Part 3 - Decoction MashingContinued from Part 1 - The Dunkelweizen Clone and Part 2 - Mastering the Yeast
After my trials with trying to nail down and balance the yeasts elements, I returned to my tomes for further resources. Getting too much banana or clove on a yeast that was entirely too picky had become a chore in itself. Even understanding how each is produced there was just too much variance with minor changes and there had to be a way to help control these better. Researching further I looked into brewing methods that are used for Hefeweizens in the past. Beyond just the Fuleric Acid rest there was a mention of Decocting and it's controversial benefits. This topic has been covered by other blogs, articles and books so I will try to keep it focused to Hefeweizen.
Adventurer B and his animal companion
Recipe - Time for a change upDue to the topic, I am changing the recipe off the Dunkelweizen I usually post in order to focus on bringing out the benefits of Decoction Mashing.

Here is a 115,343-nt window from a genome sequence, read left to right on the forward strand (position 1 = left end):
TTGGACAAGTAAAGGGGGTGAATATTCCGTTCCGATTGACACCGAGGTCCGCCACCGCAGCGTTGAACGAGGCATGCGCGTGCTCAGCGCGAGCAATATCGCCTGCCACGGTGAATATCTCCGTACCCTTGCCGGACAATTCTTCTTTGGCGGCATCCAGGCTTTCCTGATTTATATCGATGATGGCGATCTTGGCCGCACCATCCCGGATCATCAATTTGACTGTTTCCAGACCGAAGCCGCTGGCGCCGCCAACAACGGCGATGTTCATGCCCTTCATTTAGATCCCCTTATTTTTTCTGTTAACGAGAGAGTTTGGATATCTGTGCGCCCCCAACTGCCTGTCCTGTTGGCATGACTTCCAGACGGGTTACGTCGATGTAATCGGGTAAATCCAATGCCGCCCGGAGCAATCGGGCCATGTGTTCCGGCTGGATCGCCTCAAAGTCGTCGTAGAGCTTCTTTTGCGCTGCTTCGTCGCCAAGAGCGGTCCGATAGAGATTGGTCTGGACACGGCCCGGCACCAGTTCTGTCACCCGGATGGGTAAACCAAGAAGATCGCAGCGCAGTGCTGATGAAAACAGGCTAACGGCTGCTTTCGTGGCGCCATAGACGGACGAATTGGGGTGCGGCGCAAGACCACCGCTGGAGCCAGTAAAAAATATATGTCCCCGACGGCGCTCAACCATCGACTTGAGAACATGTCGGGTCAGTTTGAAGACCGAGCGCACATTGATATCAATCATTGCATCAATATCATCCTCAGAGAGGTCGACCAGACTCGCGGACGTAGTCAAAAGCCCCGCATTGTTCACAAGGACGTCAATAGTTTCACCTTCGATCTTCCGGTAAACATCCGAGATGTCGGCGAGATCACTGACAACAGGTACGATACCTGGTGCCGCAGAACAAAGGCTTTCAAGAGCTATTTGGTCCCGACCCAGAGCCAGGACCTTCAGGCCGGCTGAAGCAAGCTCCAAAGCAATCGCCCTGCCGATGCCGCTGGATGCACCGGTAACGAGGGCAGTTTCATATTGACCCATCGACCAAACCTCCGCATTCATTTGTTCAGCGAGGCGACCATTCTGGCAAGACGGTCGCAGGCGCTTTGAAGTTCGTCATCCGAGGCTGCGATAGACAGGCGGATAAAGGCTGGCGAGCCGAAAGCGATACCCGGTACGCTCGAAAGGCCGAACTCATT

Type: BIAB All Grain
Style: 15a Weizen/wiessbeer
Batch Vol: 5.50 gal
Bottling Vol: 5.00 gal
|5 lb||White Wheat Malt||Grain||Mash||56%|
|3 lbs||Pilsner (2-row) UK||Grain||Mash||33%|
|1 lb||Flaked Wheat||Grain||Mash||11%|
|0.75 oz||Hallertau [4%]||Hop||Boil 60.0 min||12.6|
|1 Vial||Hefeweizen Ale Yeast (White Labs WLP300)||Yeast||Pitch Temp||-|
BIAB is highly recommended for Decoction mashing, at least until you get used to the volumes required to hit target temperatures. This is similar to doing a Step-Infusion mash but we take out a portion to...
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Tags for this post: Decoction, Decoction Mash, hefeweizen, dunkelweizen, Adventure